Sunday, July 5, 2020

Reviewing Jane: Without Music, Life Would Be A Blank To Me

In which we review (almost) every film adapted from or inspired by the works of Jane Austen.

Year: 2010
Director: Rajshree Ojha
Cast: Sonam Kapoor, Abhay Deol, Amrita Puri
Run Time: 2 hours 6 minutes

Bollywood and Jane Austen are a match made in heaven. A modern culture with strict class divides that retains some focus on arranging marriages, and a romantic comedy art form that expresses this culture which spends a large amount of time focusing on dance? Yeah, it's no surprise Hindi cinema and Austen's novels found each other. Our first experience with this intersection was the sublime Bride & Prejudice (which, to be fair, was an English film with an Indian director and cast that is more inspired by Bollywood than strictly belonging to it, but an excellent example nonetheless).

Today we alight upon Aisha, an adaptation of Emma. I approached it cautiously, because it is a fool's errand to assume any movie will be as good as Bride & Prejudice, let alone merely because they share the same country of origin.

Smart move, Brennan.

Aisha tells the story of - you guessed it - Aisha (Sonam Kapoor), a layabout rich daddy's girl from Delhi who struts the shops with her best friend Pinky (Ira Dubey). When charity case Shefali (Amrita Puri) arrives in Delhi from her home in a neighboring village, Aisha decides to make her over and fix her up with confectionary heir Randhir (Cyrus Sahukar). Of course this goes horribly awry, and Aisha finds herself scolded as ever by family friend Arjun (Abhay Deol), with whom she has a very antagonistic relationship that may or may not blossom into love, no spoilers.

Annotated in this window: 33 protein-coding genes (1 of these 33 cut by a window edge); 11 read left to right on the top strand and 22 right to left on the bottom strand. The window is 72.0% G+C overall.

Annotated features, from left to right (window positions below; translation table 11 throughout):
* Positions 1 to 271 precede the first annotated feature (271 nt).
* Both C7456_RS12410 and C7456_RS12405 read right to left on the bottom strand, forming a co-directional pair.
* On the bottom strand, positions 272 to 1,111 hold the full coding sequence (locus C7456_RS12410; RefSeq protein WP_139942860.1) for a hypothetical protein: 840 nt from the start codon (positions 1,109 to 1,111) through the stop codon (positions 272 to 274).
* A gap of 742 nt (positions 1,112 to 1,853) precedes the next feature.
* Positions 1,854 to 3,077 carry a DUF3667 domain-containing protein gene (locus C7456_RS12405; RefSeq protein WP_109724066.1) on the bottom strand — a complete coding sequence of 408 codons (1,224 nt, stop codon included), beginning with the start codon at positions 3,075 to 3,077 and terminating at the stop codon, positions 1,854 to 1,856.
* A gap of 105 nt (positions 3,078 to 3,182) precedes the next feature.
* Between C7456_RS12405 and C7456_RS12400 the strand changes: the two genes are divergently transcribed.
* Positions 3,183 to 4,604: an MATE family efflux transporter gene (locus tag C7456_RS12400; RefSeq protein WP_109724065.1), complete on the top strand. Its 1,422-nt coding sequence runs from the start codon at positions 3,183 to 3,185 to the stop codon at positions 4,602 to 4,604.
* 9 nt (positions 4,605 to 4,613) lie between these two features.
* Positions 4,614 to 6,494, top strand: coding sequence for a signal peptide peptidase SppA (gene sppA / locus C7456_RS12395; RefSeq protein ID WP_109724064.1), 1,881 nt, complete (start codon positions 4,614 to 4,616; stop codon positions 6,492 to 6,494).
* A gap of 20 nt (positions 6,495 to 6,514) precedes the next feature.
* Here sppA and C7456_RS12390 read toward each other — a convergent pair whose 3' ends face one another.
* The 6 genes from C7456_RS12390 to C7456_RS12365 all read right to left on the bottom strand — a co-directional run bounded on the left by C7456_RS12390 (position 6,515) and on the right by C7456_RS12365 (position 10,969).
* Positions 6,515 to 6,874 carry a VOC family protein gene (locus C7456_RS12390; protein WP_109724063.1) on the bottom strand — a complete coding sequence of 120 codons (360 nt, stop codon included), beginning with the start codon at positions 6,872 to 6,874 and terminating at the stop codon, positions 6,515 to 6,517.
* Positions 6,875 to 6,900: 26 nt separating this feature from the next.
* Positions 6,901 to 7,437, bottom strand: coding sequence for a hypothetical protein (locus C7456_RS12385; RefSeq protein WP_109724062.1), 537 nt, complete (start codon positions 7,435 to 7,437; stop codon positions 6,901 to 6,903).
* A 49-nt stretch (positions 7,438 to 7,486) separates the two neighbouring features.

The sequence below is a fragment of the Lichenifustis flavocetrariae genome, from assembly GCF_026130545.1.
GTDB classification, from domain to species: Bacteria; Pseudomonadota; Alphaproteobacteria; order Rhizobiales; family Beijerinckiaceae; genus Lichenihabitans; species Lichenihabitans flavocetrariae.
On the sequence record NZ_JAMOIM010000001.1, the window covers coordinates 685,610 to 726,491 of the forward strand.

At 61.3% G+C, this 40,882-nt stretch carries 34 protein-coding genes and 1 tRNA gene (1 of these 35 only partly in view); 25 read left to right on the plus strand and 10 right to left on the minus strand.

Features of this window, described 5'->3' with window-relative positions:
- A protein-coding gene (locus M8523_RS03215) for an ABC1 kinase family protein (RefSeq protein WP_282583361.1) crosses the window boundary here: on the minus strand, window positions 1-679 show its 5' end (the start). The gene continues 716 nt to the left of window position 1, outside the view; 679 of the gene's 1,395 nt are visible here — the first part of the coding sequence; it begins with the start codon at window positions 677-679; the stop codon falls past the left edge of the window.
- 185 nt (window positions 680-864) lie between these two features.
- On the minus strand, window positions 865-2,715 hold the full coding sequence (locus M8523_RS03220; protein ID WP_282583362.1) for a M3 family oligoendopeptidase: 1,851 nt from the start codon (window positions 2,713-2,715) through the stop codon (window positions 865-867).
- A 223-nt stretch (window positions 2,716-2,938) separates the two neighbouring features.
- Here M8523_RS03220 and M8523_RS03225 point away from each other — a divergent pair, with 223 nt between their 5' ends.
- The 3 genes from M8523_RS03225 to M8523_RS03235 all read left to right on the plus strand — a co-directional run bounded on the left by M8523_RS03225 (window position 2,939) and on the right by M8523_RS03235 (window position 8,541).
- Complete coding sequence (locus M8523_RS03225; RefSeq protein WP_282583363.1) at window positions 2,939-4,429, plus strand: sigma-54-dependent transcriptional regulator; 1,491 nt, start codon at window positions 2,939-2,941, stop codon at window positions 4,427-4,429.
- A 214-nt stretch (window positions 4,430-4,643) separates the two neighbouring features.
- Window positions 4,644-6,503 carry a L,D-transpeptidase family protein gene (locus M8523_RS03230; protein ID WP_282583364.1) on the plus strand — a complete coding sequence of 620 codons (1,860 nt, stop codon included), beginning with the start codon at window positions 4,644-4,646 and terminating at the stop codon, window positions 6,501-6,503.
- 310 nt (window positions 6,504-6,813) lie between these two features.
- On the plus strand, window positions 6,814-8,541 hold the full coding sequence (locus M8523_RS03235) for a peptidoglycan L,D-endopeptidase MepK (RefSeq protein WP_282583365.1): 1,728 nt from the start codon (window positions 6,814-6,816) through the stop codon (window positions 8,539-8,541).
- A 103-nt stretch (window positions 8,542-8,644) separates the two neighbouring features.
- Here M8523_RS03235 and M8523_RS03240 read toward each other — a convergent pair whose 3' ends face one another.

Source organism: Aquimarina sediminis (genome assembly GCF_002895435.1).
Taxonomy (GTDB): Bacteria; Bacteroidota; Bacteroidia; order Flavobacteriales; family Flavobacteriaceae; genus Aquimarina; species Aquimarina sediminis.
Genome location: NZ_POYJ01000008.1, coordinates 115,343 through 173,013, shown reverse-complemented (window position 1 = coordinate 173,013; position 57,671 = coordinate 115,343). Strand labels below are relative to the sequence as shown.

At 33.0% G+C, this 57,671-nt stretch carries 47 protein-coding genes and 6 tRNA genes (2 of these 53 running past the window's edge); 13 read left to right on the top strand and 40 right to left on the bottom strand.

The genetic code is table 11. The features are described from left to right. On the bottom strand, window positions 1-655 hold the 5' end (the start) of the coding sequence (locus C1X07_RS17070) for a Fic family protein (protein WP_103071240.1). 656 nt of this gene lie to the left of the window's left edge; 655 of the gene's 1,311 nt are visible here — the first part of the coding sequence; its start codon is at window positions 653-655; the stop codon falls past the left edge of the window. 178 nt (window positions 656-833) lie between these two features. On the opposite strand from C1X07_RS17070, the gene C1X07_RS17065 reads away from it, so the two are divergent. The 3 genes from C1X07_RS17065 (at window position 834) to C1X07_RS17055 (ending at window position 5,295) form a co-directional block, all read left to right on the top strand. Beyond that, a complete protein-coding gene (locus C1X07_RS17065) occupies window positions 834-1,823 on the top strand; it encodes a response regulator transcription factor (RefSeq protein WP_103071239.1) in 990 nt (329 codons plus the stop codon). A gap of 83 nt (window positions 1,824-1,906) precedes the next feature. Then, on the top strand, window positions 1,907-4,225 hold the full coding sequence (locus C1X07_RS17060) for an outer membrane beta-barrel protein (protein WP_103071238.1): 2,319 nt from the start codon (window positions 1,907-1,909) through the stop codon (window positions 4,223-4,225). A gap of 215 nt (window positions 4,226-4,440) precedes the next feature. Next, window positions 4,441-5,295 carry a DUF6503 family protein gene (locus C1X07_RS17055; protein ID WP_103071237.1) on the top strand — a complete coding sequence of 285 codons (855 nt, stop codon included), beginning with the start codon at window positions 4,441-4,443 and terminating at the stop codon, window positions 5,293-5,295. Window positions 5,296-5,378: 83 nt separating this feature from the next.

JK, it totally does.

Anyway, first, Aisha must find herself entangled even further in the love lives of her friends, becoming especially complicated when the handsome Dhruv (Arunoday Singh) comes to town.

Additionally, for the Austen scholars out there, while Dhruv is pretty clearly our analogue for Frank Churchill, once more the character of Jane Fairfax seems to have been removed, this time replaced with the general idea of the city of Mumbai. Poor Jane Fairfax.

Emma is a particularly challenging novel to bring to the screen, so it's a very pleasant surprise that we've already gotten two masterpieces from it (1995's Clueless and Autumn de Wilde's Emma. from earlier this year, though it feels a lifetime ago). So I'm not exactly disappointed that Aisha is terminally mediocre. It's better than being actively painful to watch, cough cough Gwyneth Paltrow. 

In fact, it's almost annoying that nothing in the movie is particularly bad. If it had been, it might at least have made more of an impression on me. OK, the score is pretty bad, with its overreliance on saccharine Looney Tunes marimbas to really nail in that this. is. a. COMEDY. But beyond that, it's just plain plain. It doesn't help that I could recite the plot of Emma in my sleep at this point, but maybe that's not even an unfair bias because this movie nakedly cribs from Clueless more than the actual source text (see: the scene where they're on the couch fighting over the remote, the scene where she is left stranded in an unsafe neighborhood and needs to be picked up, the fact that she has a best friend/sidekick in the first place, etc. etc. etc.). The one place where it strays from the template of either work is the scene that gives Shefali a bit more grit in standing up for herself than any Harriet analogue has ever been given.